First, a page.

Sometimes an excellent operating system can be made even better
- Great screen, 80GB of storage, Media playback capabilities
- Expensive, Quite chunky
The Epson P-5000 is a great device for professional photographers. While the high price tag means it is far from a mass market product, those who are regularly on the road taking pictures will really appreciate the extra storage.
Price$ 1,099.00 (AUD)
Epson's P-5000 storage device is a continuation of their line up of hard disk based media players designed to compliment digital cameras. With an 80GB capacity, this unit is the ideal companion for a Digital SLR camera and while it is a little chunky, it is perfect for those road warrior photographers who are constantly on the move.
The best thing about this device is the incredibly high quality screen. The 4in display is slightly larger than on the previous model, and while it only has a resolution of 640 x 480, it is more than adequate for a display of this size. Everything looks fantastic, with rich colours and crisp, sharp edges. Pictures that look mediocre on your camera's LCD, jump to life on this screen. Assisted by a larger colour range, the P-5000 supports the full Adobe RGB colour spectrum, allowing the screen to display more colours than a standard sRGB screen. This is an impressive feature as it allows for superior vibrant images with accurate colour reproduction.
The unit is simple to use. You plug your memory card into one of the provided slots (although only Compact Flash, SD and MMC are supported), fire it up, and you are greeted with a plain, yet intuitive, menu that allows you to manipulate your media easily. You can copy data across from the card to the hard drive, browse media from either location or even back up data from your camera directly via a USB connection. Data transfer is relatively quick, although not exceptional, but as it has a fast boot time, this isn't a huge issue.
Files can also be copied from the P-5000 to a PC using the USB 2.0 port. The unit is supposed to be plug and play, and for the most part it is. We had a few problems connecting with some older desktop PCs, but plugging it into a modern computer corrected the issue and everything worked flawlessly. All the drivers are preinstalled on the device, meaning no installation is necessary. The unit is recognised as a removable drive and you can drag and drop data from it to your hard drive and visa versa.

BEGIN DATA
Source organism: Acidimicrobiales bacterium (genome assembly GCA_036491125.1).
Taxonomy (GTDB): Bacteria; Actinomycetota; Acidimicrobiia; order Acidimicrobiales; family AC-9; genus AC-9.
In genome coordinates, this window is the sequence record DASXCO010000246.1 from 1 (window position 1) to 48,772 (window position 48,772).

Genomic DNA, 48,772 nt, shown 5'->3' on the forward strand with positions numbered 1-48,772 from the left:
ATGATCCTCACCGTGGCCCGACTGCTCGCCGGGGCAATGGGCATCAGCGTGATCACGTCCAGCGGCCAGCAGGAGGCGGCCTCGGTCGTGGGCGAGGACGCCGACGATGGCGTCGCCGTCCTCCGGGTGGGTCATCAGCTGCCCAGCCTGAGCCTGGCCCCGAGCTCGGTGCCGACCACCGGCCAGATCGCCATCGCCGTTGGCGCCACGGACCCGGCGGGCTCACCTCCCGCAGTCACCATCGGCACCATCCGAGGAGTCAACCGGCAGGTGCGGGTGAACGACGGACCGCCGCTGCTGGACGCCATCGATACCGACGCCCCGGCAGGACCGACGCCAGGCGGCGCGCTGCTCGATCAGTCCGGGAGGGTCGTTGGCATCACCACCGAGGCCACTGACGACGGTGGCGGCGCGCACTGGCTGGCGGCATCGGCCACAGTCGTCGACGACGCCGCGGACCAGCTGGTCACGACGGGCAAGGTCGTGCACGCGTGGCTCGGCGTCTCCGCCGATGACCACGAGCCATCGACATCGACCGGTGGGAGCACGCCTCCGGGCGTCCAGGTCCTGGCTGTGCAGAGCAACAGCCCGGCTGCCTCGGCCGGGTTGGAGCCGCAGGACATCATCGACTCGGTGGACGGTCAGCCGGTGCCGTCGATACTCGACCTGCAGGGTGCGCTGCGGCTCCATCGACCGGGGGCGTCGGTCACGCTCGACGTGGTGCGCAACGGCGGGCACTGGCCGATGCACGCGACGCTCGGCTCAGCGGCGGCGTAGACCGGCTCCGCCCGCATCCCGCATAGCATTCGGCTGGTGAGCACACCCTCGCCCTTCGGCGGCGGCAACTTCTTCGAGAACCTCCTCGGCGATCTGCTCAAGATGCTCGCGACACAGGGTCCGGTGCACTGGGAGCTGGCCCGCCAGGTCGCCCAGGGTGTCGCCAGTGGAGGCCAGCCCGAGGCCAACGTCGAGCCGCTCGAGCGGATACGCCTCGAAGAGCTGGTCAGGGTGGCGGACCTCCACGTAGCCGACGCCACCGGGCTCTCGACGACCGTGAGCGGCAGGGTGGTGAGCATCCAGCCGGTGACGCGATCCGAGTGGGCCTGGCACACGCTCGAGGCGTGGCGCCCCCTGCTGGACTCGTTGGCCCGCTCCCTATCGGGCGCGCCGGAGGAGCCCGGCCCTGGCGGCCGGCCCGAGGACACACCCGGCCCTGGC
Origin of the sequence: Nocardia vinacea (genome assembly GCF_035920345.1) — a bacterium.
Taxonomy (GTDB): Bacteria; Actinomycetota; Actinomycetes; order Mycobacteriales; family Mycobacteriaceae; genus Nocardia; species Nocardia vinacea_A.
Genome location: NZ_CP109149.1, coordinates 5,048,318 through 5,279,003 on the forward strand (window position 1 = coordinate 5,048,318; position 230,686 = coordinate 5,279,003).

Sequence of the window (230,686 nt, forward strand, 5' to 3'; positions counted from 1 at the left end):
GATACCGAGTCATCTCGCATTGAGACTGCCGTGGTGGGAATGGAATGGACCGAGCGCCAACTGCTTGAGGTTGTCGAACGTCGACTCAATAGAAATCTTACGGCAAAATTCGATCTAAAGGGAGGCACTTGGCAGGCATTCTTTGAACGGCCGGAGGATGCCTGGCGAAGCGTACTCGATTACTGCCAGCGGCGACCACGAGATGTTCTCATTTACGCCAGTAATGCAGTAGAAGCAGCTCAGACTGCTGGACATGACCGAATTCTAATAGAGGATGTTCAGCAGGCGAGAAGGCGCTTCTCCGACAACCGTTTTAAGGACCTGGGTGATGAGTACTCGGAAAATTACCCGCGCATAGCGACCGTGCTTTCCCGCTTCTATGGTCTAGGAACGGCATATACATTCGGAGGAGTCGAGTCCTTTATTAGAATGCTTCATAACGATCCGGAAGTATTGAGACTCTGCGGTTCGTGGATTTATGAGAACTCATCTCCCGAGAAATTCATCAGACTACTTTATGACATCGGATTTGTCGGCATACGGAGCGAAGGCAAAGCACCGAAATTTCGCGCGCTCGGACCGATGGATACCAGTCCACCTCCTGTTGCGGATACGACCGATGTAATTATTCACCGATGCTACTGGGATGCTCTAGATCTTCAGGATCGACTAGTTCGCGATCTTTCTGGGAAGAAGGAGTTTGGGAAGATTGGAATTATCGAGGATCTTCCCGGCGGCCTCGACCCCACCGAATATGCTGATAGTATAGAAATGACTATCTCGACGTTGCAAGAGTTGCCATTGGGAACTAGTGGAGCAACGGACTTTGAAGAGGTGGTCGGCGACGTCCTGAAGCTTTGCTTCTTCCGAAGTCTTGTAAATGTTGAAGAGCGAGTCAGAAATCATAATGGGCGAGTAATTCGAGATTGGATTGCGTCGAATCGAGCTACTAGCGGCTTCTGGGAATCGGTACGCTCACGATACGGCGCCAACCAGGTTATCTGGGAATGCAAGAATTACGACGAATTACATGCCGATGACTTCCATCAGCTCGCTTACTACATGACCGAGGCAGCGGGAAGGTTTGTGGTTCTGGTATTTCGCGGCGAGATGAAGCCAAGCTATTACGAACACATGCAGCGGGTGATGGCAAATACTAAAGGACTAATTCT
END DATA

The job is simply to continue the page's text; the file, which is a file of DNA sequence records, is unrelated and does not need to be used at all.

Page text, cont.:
The 80GB of storage is more than enough for a long trip full of photographs, and should prove invaluable for professional photographers. However, due to the high price tag, it will be prohibitive for every day users.
Aside from simple storage, the unit can also act as a portable multimedia player, although since the price is a high, it is not advisable as a standalone media player. The high quality 4in screen is certainly up to the task of video playback and our test videos looked stunning. Meanwhile the audio quality, while not exceptional, is more than adequate for the occasional bout of music listening. It supports a 3.5mm jack, which is useful as it allows you to tailor the quality of your music by using high quality 3rd party headphones.
All the file formats you'd expect are supported, including JPEG and TIFF for images, WMV, Divx and MPEG 1, 2 and 4 for video, and MP3, AAC and WMA for audio. RAW formats from most major camera companies are also supported, which is a great addition, and a necessity for many professional photographers. Overall, the media playback, while not a key part of the device's functionality, is a nice touch and will help during those boring and length trips between shoots.
The unit's design is also well suited to those regularly on the road. The rugged metal exterior is hefty and quite solid and feels as though it can take a knock or two. Meanwhile, the screen also feels quite sturdy and remained scratch free during our testing.
The Epson P-5000 is powered by a standard lithium-ion battery and has quite reasonable battery life. During our tests, it lasted about seven and a half hours wile performing a variety of functions and roughly three hours when playing back nothing but a slideshow of photographs.
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